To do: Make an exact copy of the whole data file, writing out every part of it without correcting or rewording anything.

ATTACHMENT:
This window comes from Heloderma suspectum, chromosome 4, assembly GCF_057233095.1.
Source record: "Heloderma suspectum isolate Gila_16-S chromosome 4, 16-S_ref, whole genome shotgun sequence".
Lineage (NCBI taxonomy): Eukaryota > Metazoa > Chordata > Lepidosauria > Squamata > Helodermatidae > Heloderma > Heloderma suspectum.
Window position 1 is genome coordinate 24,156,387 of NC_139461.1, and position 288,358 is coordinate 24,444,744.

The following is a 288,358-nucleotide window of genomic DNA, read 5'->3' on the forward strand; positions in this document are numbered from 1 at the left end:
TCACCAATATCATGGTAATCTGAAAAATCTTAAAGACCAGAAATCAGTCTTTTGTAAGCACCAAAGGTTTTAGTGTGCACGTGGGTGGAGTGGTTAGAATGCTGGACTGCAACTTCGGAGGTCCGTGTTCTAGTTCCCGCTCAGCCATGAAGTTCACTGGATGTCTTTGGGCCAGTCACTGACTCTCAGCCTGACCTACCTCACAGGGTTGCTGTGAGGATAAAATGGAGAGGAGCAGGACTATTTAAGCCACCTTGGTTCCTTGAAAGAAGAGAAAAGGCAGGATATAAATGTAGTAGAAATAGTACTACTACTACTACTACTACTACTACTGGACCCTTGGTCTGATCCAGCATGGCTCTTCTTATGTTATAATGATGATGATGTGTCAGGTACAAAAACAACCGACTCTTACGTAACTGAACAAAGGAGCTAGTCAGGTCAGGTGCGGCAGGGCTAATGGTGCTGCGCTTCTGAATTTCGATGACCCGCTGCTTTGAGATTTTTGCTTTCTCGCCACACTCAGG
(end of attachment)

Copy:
This window comes from Heloderma suspectum, chromosome 4, assembly GCF_057233095.1.
Source record: "Heloderma suspectum isolate Gila_16-S chromosome 4, 16-S_ref, whole genome shotgun sequence".
Lineage (NCBI taxonomy): Eukaryota > Metazoa > Chordata > Lepidosauria > Squamata > Helodermatidae > Heloderma > Heloderma suspectum.
Window position 1 is genome coordinate 24,156,387 of NC_139461.1, and position 288,358 is coordinate 24,444,744.

The following is a 288,358-nucleotide window of genomic DNA, read 5'->3' on the forward strand; positions in this document are numbered from 1 at the left end:
TCACCAATATCATGGTAATCTGAAAAATCTTAAAGACCAGAAATCAGTCTTTTGTAAGCACCAAAGGTTTTAGTGTGCACGTGGGTGGAGTGGTTAGAATGCTGGACTGCAACTTCGGAGGTCCGTGTTCTAGTTCCCGCTCAGCCATGAAGTTCACTGGATGTCTTTGGGCCAGTCACTGACTCTCAGCCTGACCTACCTCACAGGGTTGCTGTGAGGATAAAATGGAGAGGAGCAGGACTATTTAAGCCACCTTGGTTCCTTGAAAGAAGAGAAAAGGCAGGATATAAATGTAGTAGAAATAGTACTACTACTACTACTACTACTACTACTGGACCCTTGGTCTGATCCAGCATGGCTCTTCTTATGTTATAATGATGATGATGTGTCAGGTACAAAAACAACCGACTCTTACGTAACTGAACAAAGGAGCTAGTCAGGTCAGGTGCGGCAGGGCTAATGGTGCTGCGCTTCTGAATTTCGATGACCCGCTGCTTTGAGATTTTTGCTTTCTCGCCACACTCAGG